When New York State's outdoors writers headed to Old Forge for their fall conference Oct. 2-5, early hunting seasons seemed the hot topic.
The Adirondack Mountains provide a nice setting for leaf watching while camping, fishing, hiking, hunting and other pursuits. As everyone knows who has ever spent a day at Old Forge, deer watching is a major -- and very simple -- outdoor experience.
Whitetails, including some nice-sized bucks, walk around town and the no-hunting surrounding area. It's a great place to take photos of deer "in the wilds," if you can angle a shot (or PhotoShop) without buildings and humans in the foreground and background.
Department of Environmental Conservation Commissioner Alexander "Pete" Grannis accepted conference coordinator Leo Maloney's invitation and attended the gathering Thursday evening. He planned a fish outing with Maloney, but arrived too late for it.
Activities in Albany, mainly about money, delayed the commissioner's arrival. His evening discussion mainly focused on budgetary concerns. As he had announced at the New York State Conservation Council fall meeting weeks earlier, Grannis delivered the nasty news, which, simply said, comes down to a 10 percent cut everywhere.
Locally, parks users have already seen early closing on launch ramps and the possible closing of camping areas hunters use during fall seasons. But Grannis said that he is still looking at all DEC programs before making the needed cuts. "The recent Wall Street crisis has made the belt-tightening even harder," he said. Wall Street provides a major source of DEC funding.
Grannis, a strong supporter of the recently-passed legislation to grant big-game hunting privileges to 14- and 15-year olds, repeated his support for passing a law to legalize crossbow use for hunters with disabilities and for senior hunters.
He also has been keeping close watch on gas drilling concerns along the Pennsylvania-New York State border. Along with the increased cost of habitat-rich hunting properties in a weak economy, he is concerned about inequities and environmental issues involved in drilling procedures.
Cold fronts and occasional misty rains did not deter outings, but anglers fared a bit better than hunters during this conference. A new tract of land north of Old Forge just opened to hunting access, and a few hunters scouted for bear as well as deer presence. But it was the Adirondack waterways that entered more texts and photo submissions during this gathering.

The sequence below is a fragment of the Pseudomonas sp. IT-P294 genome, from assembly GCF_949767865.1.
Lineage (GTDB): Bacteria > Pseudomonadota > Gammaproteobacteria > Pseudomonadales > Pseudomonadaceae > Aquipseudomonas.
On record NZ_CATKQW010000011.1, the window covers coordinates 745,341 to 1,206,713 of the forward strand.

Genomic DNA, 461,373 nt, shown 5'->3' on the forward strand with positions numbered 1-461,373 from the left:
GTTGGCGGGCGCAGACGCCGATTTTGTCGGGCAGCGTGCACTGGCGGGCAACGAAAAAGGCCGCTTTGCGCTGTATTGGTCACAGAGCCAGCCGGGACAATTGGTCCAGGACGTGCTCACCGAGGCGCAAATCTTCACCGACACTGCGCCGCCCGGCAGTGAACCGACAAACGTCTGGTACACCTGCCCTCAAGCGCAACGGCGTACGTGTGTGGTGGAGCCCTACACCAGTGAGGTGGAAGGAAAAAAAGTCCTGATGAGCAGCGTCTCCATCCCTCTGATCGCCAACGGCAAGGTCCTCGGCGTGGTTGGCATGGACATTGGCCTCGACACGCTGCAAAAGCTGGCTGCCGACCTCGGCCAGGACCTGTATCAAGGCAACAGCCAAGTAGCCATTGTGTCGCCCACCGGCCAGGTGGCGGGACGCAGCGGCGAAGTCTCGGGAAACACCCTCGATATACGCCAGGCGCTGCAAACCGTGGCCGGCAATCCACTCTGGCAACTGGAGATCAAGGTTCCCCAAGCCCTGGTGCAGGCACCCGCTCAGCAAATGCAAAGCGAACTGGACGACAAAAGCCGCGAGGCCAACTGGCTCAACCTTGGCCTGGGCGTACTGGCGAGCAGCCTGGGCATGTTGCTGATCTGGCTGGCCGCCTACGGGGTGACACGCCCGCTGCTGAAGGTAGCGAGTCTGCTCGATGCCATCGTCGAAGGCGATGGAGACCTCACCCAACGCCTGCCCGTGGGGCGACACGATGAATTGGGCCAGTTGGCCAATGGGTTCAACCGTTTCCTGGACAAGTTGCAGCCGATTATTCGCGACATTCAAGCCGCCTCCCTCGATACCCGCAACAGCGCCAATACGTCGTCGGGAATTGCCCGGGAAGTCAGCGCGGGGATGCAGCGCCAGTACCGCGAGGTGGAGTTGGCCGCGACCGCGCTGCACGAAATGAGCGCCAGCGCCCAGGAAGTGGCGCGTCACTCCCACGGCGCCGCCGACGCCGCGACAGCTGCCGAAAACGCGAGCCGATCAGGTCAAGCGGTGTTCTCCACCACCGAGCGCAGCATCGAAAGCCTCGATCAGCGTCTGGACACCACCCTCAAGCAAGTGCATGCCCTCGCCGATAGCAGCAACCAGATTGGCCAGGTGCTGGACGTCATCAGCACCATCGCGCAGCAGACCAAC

Trout and salmon kept a tight lip while we went on a trolling trip around Fourth Lake on Friday morning, but Maloney put us onto a spectacular largemouth bass outing Saturday morning.
A slight east wind, gentle misting rain and a serious old-front drop in degrees did not deter Syracuse writers Dave Figura and J. Michael Kelly and I from joining with guide Jerry Roberts of Fort Noble Adirondack Adventures for a morning of canoeing on nearby Nick's Lake.
Just a short drive from downtown Old Forge, this paddle-only DEC-managed lake offers easy, close access to many campers and day trippers. What's more, it holds hoards of hefty largemouth bass in numbers most anglers will not see until making a run to the deep south somewhere.
Clearly, with all these folks around with easy fishing access, anglers must practice catch and release of most fish caught -- at least the bass that bite.
Kelly, recently retired outdoors columnist for the Syracuse Post-Standard, fished with guide Roberts and I took the helm (back seat) with Figura, Kelly's competent replacement at the Syracuse publication.
Both were high on Senko's, a worm-like bait designed by bass pro Gary Yamamoto a few years back. Several comparables have gone on the market and most work well.
Unlike most action lures that display wiggles, wobbles, wags, and whoops, this "worm", which is affixed in the center with a large, wide-gapped hook, works best when just cast out and allowed to gently settle to the bottom like a leech or other water worm.
"Some guys say the special colors also simulate small panfish like bluegills or perch," Figura said as we began seeking a sunken island Maloney X-ed as a hot spot on our map. It didn't take long before Figura hooked a half dozen nice big-mouths. He tossed a nice pumpkinseed "worm" into the back of the canoe and I got in on the fun with just a light panfish rod and 4-pound test line. Stunning.
It wasn't long before we hooked, caught and released some 60 fish. Maybe two hours. But even a panfish-sized spinner bait accounted for a few nice bass. Bragging rights and photo angles aside (we released every fish, including Figura's "big mama"), Nick's Lake is a far-north largemouth lair.
This and other near-shore and near-roadways encounters occur everywhere in the Adirondacks -- not just on those deep-woods, hearty woodsman outings. For a free listing of key sites, including maps and CDs, call (518) 891-6200 or go to adirondack.org.